August 28, 2020

Nicholas Institute Informs Discussions to Enhance Power Sector Competition in Southeast

Nicholas Institute for Environmental Policy Solutions
Nicholas Institute Informs Discussions to Enhance Power Sector Competition in Southeast

By Joanna Parkman

Most residents of the Southeast get their energy from a single, vertically integrated utility that controls the production, sale, and distribution of power. But across the country, many electric utilities have turned to Regional Transmission Organizations (RTOs) and other wholesale markets with enhanced competition.

Conversations are underway among policy makers and stakeholders in the Southeast to explore whether more competition in the power sector could encourage clean energy investment, spur innovation, and lower costs for consumers. The Climate and Energy Program at Duke University’s Nicholas Institute for Environmental Policy Solutions is helping to inform those conversations through a series of papers that describe competitive options.

In some instances, competition can just mean allowing third parties to build electricity generation within a monopoly utility’s territory. For instance, North Carolina’s Competitive Procurement for Renewable Energy Program enables renewables developers to make offers to sell power to electric utilities. By opening up this market and creating a bidding process, third parties can generate clean energy at competitive prices.

At the other end of the spectrum, utilities may join RTOs, formal markets that control member utility transmission systems and centrally dispatch energy. In the early 2000s, at the direction of the Federal Energy Regulatory Commission (FERC), major utilities in the Southeast developed and submitted four proposals for forming regional electricity markets. While most of these proposals did not result in market participation, a Nicholas Institute case study took a look back at them for lessons that could be applied to the current discussions.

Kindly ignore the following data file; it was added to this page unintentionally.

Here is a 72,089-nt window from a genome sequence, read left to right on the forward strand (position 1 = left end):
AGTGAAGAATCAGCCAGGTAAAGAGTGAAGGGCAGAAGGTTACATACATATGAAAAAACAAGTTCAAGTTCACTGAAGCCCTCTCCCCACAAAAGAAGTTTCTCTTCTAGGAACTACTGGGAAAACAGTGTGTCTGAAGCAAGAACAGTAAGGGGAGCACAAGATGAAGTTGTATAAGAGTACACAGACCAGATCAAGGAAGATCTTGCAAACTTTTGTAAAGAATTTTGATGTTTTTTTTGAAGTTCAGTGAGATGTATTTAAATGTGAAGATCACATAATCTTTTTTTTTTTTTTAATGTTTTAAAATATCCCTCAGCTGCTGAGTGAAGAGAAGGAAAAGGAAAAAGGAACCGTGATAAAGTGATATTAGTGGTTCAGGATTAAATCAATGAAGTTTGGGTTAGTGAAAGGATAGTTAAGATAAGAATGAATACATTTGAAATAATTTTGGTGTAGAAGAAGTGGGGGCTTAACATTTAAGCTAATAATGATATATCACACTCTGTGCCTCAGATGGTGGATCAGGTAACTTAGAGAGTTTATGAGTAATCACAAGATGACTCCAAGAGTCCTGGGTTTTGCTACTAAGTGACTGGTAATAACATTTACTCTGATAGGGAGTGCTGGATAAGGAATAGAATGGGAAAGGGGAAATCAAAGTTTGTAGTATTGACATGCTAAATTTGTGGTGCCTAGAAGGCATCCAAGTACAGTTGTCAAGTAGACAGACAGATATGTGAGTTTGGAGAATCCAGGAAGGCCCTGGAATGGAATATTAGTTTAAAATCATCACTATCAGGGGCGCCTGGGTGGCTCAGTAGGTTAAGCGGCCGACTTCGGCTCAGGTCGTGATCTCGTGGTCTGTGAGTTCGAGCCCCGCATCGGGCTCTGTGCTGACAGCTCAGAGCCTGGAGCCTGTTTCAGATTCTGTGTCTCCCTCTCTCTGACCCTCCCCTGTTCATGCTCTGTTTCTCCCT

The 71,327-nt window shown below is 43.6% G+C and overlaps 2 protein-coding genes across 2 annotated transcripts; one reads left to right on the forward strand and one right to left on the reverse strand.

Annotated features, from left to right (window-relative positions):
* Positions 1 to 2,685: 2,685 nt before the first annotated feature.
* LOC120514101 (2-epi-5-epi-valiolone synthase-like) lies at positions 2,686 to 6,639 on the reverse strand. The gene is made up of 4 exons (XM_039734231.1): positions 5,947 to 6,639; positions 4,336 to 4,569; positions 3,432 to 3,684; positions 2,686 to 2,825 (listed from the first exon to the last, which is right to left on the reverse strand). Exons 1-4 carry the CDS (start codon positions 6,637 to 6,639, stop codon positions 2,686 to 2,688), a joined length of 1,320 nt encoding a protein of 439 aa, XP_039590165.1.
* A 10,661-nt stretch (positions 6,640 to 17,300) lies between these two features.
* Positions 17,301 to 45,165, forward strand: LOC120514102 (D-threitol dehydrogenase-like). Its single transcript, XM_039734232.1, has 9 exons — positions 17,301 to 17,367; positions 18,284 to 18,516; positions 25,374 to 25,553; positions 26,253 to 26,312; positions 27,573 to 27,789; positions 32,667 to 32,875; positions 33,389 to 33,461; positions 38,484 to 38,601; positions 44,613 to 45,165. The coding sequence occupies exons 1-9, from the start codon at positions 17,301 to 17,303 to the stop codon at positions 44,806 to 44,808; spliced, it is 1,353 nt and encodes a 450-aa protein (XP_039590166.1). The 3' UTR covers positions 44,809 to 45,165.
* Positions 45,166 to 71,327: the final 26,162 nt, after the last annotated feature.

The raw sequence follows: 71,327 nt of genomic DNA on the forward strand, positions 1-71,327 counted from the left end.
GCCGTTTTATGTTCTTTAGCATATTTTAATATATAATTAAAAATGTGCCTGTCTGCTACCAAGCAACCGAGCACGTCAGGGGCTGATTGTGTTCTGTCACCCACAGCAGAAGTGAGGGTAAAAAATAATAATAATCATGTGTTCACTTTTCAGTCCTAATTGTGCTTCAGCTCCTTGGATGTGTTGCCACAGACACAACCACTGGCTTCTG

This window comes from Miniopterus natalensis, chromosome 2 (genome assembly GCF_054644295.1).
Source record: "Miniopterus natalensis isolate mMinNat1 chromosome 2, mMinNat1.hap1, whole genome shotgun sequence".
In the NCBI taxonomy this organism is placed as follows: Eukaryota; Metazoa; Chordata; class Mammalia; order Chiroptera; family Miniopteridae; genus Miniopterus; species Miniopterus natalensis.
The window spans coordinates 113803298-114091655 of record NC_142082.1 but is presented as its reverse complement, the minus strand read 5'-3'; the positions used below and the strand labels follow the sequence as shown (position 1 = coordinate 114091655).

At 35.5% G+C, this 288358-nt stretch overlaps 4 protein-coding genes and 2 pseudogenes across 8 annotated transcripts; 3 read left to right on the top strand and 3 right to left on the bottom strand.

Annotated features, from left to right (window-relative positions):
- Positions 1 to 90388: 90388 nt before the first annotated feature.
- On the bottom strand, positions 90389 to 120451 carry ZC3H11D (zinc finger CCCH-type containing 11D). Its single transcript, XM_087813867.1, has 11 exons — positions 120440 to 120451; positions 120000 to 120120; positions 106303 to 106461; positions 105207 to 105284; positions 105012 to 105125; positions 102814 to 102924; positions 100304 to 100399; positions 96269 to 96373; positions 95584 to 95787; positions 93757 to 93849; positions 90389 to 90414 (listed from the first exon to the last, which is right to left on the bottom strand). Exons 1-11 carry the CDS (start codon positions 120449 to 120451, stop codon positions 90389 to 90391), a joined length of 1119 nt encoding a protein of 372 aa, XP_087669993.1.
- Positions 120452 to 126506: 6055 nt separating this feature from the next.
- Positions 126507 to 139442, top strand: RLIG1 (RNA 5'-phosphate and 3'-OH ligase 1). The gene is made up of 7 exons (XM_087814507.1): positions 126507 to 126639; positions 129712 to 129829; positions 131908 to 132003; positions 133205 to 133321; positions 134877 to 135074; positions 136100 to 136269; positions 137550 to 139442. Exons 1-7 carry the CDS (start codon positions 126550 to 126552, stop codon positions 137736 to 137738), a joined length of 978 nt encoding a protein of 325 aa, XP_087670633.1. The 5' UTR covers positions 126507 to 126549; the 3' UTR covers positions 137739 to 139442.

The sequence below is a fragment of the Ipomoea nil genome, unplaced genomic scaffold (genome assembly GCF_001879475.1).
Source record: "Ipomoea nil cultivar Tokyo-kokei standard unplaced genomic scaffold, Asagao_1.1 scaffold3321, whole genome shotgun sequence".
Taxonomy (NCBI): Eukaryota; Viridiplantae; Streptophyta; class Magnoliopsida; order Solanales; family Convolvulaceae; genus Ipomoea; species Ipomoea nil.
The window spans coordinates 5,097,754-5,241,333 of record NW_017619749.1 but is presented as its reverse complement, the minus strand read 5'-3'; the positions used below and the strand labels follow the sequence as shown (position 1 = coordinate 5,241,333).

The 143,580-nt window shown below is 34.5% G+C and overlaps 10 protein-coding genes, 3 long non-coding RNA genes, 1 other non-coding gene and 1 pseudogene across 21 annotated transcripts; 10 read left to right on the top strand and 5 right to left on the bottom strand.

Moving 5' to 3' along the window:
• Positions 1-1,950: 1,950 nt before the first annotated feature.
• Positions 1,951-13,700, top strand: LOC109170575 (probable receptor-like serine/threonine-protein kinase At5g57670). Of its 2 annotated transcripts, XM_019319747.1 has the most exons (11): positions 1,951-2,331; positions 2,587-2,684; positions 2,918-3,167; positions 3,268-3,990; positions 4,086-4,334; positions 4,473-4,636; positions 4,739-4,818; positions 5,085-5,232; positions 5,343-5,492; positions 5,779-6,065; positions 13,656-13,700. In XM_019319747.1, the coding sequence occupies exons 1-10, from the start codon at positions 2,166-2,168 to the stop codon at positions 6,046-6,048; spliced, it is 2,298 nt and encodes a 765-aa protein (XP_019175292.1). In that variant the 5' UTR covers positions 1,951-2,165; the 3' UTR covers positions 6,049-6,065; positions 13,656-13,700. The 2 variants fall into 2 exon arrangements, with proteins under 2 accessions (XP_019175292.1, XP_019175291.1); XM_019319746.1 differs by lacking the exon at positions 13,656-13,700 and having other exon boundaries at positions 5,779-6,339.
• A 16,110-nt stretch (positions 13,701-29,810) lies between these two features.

Utilities in other regions, meanwhile, did stand up regional markets. The more recent trend has been to create “energy imbalance markets” that are voluntary and do not require a utility to turn over control of its transmission system to a centralized authority.

“Vertically integrated utilities around the country, like those in the Mountain West, have done this,” Konschnik explained. “For companies with excess power and renewables, alliances can be a good way to sell power over a larger area and to capitalize on better prices in more expensive markets.”

A Southeastern energy partnership may well be on its way, as major electric utilities, including Duke Energy and Southern Company, are reportedly considering an energy trading platform called the Southeast Energy Exchange Market (SEEM). The exchange would enable participating utilities to share excess energy across a wider geographic region with the aim of lowering prices and improving reliability.

From what is known publicly so far, the goals of the exchange seem modest; utilities estimate it would represent about 2 percent of utility sales. Still, stakeholders have many questions about what might change from “business as usual” or whether the proposal would form enough of a market to produce competitive benefits. The Nicholas Institute will continue to track these developments and help to inform the debate.